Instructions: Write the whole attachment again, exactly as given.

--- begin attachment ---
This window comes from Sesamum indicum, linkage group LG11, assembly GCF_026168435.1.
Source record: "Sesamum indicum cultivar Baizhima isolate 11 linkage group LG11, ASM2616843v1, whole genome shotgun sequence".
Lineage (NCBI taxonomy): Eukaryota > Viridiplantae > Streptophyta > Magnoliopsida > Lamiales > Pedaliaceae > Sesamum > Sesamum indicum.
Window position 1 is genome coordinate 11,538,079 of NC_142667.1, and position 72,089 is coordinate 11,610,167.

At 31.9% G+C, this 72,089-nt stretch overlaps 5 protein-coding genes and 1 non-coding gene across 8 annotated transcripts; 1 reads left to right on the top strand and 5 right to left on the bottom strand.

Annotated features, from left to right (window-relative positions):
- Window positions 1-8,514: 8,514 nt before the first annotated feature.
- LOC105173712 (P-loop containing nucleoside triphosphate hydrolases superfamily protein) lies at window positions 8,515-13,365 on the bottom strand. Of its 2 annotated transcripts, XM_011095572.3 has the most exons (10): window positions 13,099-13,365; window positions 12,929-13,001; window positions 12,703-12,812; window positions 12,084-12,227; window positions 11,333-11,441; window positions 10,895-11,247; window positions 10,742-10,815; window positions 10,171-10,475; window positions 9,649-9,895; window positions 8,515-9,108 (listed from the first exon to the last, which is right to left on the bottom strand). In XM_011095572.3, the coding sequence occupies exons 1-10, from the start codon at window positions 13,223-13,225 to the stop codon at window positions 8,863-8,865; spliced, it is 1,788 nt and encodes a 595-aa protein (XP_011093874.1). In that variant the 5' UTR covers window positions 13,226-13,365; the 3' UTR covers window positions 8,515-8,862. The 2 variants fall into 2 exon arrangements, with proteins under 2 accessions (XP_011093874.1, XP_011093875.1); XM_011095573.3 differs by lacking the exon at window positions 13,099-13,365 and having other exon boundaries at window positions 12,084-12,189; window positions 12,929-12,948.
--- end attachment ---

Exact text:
This window comes from Sesamum indicum, linkage group LG11, assembly GCF_026168435.1.
Source record: "Sesamum indicum cultivar Baizhima isolate 11 linkage group LG11, ASM2616843v1, whole genome shotgun sequence".
Lineage (NCBI taxonomy): Eukaryota > Viridiplantae > Streptophyta > Magnoliopsida > Lamiales > Pedaliaceae > Sesamum > Sesamum indicum.
Window position 1 is genome coordinate 11,538,079 of NC_142667.1, and position 72,089 is coordinate 11,610,167.

At 31.9% G+C, this 72,089-nt stretch overlaps 5 protein-coding genes and 1 non-coding gene across 8 annotated transcripts; 1 reads left to right on the top strand and 5 right to left on the bottom strand.

Annotated features, from left to right (window-relative positions):
- Window positions 1-8,514: 8,514 nt before the first annotated feature.
- LOC105173712 (P-loop containing nucleoside triphosphate hydrolases superfamily protein) lies at window positions 8,515-13,365 on the bottom strand. Of its 2 annotated transcripts, XM_011095572.3 has the most exons (10): window positions 13,099-13,365; window positions 12,929-13,001; window positions 12,703-12,812; window positions 12,084-12,227; window positions 11,333-11,441; window positions 10,895-11,247; window positions 10,742-10,815; window positions 10,171-10,475; window positions 9,649-9,895; window positions 8,515-9,108 (listed from the first exon to the last, which is right to left on the bottom strand). In XM_011095572.3, the coding sequence occupies exons 1-10, from the start codon at window positions 13,223-13,225 to the stop codon at window positions 8,863-8,865; spliced, it is 1,788 nt and encodes a 595-aa protein (XP_011093874.1). In that variant the 5' UTR covers window positions 13,226-13,365; the 3' UTR covers window positions 8,515-8,862. The 2 variants fall into 2 exon arrangements, with proteins under 2 accessions (XP_011093874.1, XP_011093875.1); XM_011095573.3 differs by lacking the exon at window positions 13,099-13,365 and having other exon boundaries at window positions 12,084-12,189; window positions 12,929-12,948.